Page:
23/06/2016 - 06:31

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23/06/2016 - 06:31

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Huge pay-off found for business tax cut

A corporate tax cut would deliver Australians one of the largest pay-offs imaginable from a government decision, according to the analyst commissioned by Treasury to forecast the economic impact. The Fin

Former health reform adviser hits out at Medicare scare

Former Labor prime minister Kevin Rudd’s handpicked top health reform adviser has criticised current Labor leader Bill Shorten’s Medicare privatisation scare campaign as misleading and missing the main game. The Fin

Coles plan sustainable approach to price cuts

As Wesfarmers approaches its first fall in annual earnings since 2010, Coles boss John Durkan has all but ruled out risking profits and returns by embarking on a price war with Woolworths and Aldi, saying grocery price reductions will be ‘‘rational and sensible’’. The Fin

Wesfarmers cuts critics down to size

Wesfarmers chief Richard Goyder has launched a spirited defence of the company’s sprawling structure in the face of disappointing shareholder returns, saying the group is not “seduced by size” and is successful because it is a conglomerate, not in spite of it. The Aus

Rio Tinto spin-off not likely

Could Rio Tinto’s sweeping restructure set the stage for a spin-off of its unwanted assets, similar to BHP Billiton’s demerger of South32?

Alumina’s second bite at Alcoa

The legal paper war between Alcoa Inc and its suddenly uppity Australian partner in mining and processing has intensified, with little Alumina Limited accusing the US icon of unwarranted and self-serving ‘‘shyness’’ over the way it plans to subdivide itself. The Fin

Business chiefs back Remain

The bosses of more than half of Britain’s largest companies are urging voters to back Remain in the biggest endorsement from the business world in tonight’s Brexit referendum. The Aus

NSW adds fire to GST complaint

Malcolm Turnbull and Bill Shorten have both ruled out changing the GST carve-up after NSW complained its share of the consumption tax’s revenue had fallen to “just 81 per cent”. The West

Cost blowout blamed for MAX demise

Treasurer Mike Nahan has distanced the Liberal Party from the MAX light rail project, saying it was a conception of the public service that dramatically underestimated the cost. The West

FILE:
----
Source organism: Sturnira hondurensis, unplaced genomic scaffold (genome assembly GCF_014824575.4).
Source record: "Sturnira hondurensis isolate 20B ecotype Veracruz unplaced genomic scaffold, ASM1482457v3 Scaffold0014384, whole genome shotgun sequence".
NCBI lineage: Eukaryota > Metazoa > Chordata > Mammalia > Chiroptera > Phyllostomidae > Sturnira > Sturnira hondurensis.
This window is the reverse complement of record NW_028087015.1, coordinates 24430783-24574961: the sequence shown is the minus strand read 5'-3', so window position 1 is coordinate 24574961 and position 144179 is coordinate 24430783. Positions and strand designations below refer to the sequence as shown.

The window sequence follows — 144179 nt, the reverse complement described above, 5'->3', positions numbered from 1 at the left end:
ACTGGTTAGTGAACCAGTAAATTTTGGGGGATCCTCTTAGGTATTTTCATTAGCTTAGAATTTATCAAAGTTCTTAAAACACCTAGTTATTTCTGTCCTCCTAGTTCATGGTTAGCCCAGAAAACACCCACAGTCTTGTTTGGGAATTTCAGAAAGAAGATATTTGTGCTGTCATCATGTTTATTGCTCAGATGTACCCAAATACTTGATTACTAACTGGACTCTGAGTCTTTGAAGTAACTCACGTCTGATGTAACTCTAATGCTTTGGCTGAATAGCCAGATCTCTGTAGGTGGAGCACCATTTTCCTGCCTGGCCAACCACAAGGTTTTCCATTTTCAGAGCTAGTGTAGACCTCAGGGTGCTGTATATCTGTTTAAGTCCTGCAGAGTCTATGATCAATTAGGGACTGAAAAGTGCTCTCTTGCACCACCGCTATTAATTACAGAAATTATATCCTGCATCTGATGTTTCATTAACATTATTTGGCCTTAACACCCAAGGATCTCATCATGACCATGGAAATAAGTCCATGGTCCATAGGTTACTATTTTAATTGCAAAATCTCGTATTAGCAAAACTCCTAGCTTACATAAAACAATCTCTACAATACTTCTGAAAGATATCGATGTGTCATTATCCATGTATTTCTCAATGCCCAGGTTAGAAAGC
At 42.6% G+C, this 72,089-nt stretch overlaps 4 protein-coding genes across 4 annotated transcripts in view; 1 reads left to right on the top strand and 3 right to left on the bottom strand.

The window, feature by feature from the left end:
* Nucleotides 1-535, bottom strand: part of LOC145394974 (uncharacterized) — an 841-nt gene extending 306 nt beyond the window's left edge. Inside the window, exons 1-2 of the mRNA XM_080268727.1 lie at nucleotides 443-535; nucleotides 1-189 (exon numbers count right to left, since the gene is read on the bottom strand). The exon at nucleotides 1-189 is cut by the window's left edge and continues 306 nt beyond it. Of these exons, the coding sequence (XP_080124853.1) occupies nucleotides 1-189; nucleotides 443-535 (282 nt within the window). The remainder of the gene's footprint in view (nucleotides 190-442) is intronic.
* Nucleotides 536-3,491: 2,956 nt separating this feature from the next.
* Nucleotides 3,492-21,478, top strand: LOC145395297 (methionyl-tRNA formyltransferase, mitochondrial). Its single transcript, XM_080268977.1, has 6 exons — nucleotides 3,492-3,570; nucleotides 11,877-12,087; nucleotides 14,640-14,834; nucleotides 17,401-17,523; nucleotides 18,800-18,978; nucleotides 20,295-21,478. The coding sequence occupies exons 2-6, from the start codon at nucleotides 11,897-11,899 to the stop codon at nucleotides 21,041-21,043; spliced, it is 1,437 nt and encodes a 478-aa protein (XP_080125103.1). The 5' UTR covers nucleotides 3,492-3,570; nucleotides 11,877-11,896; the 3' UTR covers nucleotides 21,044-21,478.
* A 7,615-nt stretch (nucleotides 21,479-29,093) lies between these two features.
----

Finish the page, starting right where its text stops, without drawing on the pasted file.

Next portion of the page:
Bunnings’ UK venture ‘not like Masters’

Bunnings bosses have strongly rejected assertions they are heading into a Masters-like situation with the hardware retailer’s expansion into Britain. The West

 

 

The Australian Financial Review

Page 1: A corporate tax cut would deliver Australians one of the largest pay-offs imaginable from a government decision, according to the analyst commissioned by Treasury to forecast the economic impact.

Page 3: Victoria’s Labor government plans to legalise ride-sharing services such as Uber under prompting from the Sex and Liberal parties, while in NSW the Labor opposition is trying to get Uber drivers a minimum wage and sick leave, superannuation and other benefits.

Labour hire companies would pay to join a compulsory national licensing regime under a Labor Party plan to impose penalties of up to $1.1 million for licence breaches.

Page 4: Fred Millar, one of the first commercial lawyers to make the shift to the boardroom, and go on to become one of the leading Australian business figures of his age, has died at the age of 93.

Page 7: Former Labor prime minister Kevin Rudd’s handpicked top health reform adviser has criticised current Labor leader Bill Shorten’s Medicare privatisation scare campaign as misleading and missing the main game.

Page 10: Businessman Clive Palmer is trying to have FTI Consulting sacked as liquidators of his Queensland Nickel refinery.

Page 13: China’s central bank has flagged that foreign companies will be allowed to issue shares on mainland stockmarkets ‘‘in the future’’ as part of its efforts to internationalise the yuan.

Page 17: As Wesfarmers approaches its first fall in annual earnings since 2010, Coles boss John Durkan has all but ruled out risking profits and returns by embarking on a price war with Woolworths and Aldi, saying grocery price reductions will be ‘‘rational and sensible’’.

Could Rio Tinto’s sweeping restructure set the stage for a spin-off of its unwanted assets, similar to BHP Billiton’s demerger of South32?

Page 19: InterOil founder Phil Mulacek says French oil major Total is the ‘‘big winner’’ from Oil Search’s $US2.2 billion takeover deal for the Papua New Guinea gas explorer, and the terms need to offer better value for his former company.

The sharpened focus on cost reduction and efficiency among mining companies has driven Telstra to make a leap into the provision of mining technology services in a move intended to pave the way for a new global growth business.